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Transient inconsistency between population density and fisheries yields under bycatch persistence
  • Renfei Chen
Renfei Chen
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Abstract

Recent studies have demonstrated the great advantages of marine reserves in solving bycatch problems by maintaining the persistence of endangered species without sacrificing the fisheries yields of target species. However, transient phenomena rather than equilibrium states of population dynamics still require further research. Here, with a simple and general model, the transient dynamics of strong stock fish species are investigated under the condition of weak stock persistence. A surprising and counter-intuitive finding is that fisheries yields can strongly fluctuate even if population density both inside and outside marine reserve only slightly varies, leading to transient inconsistency between the population densities and fisheries yields. This finding suggests that population density dynamics cannot be used to predict the transient phenomena of fisheries yields (or vice versa) in fisheries management. These results will deepen our understanding of the transient phenomenon in marine ecology.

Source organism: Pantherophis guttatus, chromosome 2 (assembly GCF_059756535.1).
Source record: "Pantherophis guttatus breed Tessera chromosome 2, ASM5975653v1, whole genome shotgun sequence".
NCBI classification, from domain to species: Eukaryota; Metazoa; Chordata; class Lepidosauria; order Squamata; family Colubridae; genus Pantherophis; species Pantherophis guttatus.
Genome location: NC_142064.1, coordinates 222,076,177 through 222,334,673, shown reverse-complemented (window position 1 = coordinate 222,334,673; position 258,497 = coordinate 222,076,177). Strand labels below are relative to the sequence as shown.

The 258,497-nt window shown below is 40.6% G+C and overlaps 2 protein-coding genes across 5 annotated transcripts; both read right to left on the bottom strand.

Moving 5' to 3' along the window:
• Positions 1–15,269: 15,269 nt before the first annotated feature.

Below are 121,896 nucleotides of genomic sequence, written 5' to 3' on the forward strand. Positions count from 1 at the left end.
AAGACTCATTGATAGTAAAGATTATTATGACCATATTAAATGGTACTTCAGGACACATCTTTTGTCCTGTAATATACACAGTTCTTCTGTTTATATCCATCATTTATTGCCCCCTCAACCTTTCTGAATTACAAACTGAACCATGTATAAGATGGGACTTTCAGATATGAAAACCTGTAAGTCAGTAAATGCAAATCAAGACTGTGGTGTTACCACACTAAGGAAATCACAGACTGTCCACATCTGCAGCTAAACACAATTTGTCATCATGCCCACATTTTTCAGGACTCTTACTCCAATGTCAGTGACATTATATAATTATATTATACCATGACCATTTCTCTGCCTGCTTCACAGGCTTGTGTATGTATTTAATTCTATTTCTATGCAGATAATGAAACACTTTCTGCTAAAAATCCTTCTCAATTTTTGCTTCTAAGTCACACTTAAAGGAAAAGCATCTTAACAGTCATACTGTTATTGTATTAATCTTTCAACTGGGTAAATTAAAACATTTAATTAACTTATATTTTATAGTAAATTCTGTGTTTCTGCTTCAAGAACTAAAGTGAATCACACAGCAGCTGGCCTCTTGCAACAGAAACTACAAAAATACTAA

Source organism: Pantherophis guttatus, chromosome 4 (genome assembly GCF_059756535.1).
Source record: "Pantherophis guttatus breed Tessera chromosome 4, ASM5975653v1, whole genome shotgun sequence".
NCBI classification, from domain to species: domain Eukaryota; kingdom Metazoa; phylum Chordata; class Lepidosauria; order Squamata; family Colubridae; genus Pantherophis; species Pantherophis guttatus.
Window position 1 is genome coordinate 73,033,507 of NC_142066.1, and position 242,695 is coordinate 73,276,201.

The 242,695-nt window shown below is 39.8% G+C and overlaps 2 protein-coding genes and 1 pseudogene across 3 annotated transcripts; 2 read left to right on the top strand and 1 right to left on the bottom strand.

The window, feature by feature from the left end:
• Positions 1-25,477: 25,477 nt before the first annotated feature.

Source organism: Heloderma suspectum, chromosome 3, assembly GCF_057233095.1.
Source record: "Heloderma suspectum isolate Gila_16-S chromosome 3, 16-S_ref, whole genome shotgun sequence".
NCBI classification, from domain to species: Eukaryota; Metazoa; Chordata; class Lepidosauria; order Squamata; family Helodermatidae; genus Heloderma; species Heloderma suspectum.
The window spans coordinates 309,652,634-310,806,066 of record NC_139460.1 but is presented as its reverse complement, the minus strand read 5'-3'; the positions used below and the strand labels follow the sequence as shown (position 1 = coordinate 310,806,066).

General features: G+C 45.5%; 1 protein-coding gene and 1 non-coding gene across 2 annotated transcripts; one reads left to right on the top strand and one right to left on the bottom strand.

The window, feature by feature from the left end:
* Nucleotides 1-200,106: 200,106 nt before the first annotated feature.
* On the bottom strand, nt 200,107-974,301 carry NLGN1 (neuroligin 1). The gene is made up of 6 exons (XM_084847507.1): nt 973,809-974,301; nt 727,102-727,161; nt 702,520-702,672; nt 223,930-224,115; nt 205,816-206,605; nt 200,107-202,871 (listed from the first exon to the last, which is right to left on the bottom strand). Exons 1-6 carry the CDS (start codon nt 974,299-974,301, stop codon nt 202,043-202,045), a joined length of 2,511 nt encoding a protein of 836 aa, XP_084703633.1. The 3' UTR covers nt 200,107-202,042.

Peer review status:ACCEPTED

25 Apr 2020Submitted to Ecology and Evolution
27 Apr 2020Submission Checks Completed
27 Apr 2020Assigned to Editor
05 May 2020Reviewer(s) Assigned
15 Jun 2020Review(s) Completed, Editorial Evaluation Pending
15 Jun 2020Editorial Decision: Revise Minor
05 Jul 20201st Revision Received
05 Jul 2020Submission Checks Completed
05 Jul 2020Assigned to Editor
05 Jul 2020Review(s) Completed, Editorial Evaluation Pending
06 Jul 2020Reviewer(s) Assigned
20 Aug 2020Editorial Decision: Revise Minor
06 Sep 20202nd Revision Received
06 Sep 2020Submission Checks Completed
06 Sep 2020Assigned to Editor
06 Sep 2020Review(s) Completed, Editorial Evaluation Pending
07 Sep 2020Reviewer(s) Assigned
10 Sep 2020Editorial Decision: Revise Minor
10 Sep 20203rd Revision Received
11 Sep 2020Submission Checks Completed
11 Sep 2020Assigned to Editor
11 Sep 2020Review(s) Completed, Editorial Evaluation Pending
11 Sep 2020Editorial Decision: Accept